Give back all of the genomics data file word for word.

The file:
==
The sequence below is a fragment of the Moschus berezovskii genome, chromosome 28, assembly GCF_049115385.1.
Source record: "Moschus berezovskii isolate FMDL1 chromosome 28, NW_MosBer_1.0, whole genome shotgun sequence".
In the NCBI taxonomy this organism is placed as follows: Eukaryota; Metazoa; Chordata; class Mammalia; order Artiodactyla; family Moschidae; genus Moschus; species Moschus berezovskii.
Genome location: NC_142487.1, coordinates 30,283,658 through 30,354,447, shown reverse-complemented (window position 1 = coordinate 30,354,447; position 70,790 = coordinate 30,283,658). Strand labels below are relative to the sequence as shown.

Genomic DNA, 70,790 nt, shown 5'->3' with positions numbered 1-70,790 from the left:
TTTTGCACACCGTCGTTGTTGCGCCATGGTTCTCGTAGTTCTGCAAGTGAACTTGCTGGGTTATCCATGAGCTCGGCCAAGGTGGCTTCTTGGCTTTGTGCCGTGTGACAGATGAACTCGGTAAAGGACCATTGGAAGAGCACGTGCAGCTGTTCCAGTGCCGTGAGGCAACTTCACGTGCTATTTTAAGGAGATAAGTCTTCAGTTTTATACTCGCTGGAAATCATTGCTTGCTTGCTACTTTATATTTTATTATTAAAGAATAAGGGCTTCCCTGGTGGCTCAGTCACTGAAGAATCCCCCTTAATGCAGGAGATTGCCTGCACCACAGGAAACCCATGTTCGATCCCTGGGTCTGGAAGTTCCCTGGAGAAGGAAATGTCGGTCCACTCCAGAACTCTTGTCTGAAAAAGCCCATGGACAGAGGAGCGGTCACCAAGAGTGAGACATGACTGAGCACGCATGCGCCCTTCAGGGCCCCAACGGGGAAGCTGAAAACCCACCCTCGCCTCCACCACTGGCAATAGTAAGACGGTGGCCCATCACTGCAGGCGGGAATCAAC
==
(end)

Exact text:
The sequence below is a fragment of the Moschus berezovskii genome, chromosome 28, assembly GCF_049115385.1.
Source record: "Moschus berezovskii isolate FMDL1 chromosome 28, NW_MosBer_1.0, whole genome shotgun sequence".
In the NCBI taxonomy this organism is placed as follows: Eukaryota; Metazoa; Chordata; class Mammalia; order Artiodactyla; family Moschidae; genus Moschus; species Moschus berezovskii.
Genome location: NC_142487.1, coordinates 30,283,658 through 30,354,447, shown reverse-complemented (window position 1 = coordinate 30,354,447; position 70,790 = coordinate 30,283,658). Strand labels below are relative to the sequence as shown.

Genomic DNA, 70,790 nt, shown 5'->3' with positions numbered 1-70,790 from the left:
TTTTGCACACCGTCGTTGTTGCGCCATGGTTCTCGTAGTTCTGCAAGTGAACTTGCTGGGTTATCCATGAGCTCGGCCAAGGTGGCTTCTTGGCTTTGTGCCGTGTGACAGATGAACTCGGTAAAGGACCATTGGAAGAGCACGTGCAGCTGTTCCAGTGCCGTGAGGCAACTTCACGTGCTATTTTAAGGAGATAAGTCTTCAGTTTTATACTCGCTGGAAATCATTGCTTGCTTGCTACTTTATATTTTATTATTAAAGAATAAGGGCTTCCCTGGTGGCTCAGTCACTGAAGAATCCCCCTTAATGCAGGAGATTGCCTGCACCACAGGAAACCCATGTTCGATCCCTGGGTCTGGAAGTTCCCTGGAGAAGGAAATGTCGGTCCACTCCAGAACTCTTGTCTGAAAAAGCCCATGGACAGAGGAGCGGTCACCAAGAGTGAGACATGACTGAGCACGCATGCGCCCTTCAGGGCCCCAACGGGGAAGCTGAAAACCCACCCTCGCCTCCACCACTGGCAATAGTAAGACGGTGGCCCATCACTGCAGGCGGGAATCAAC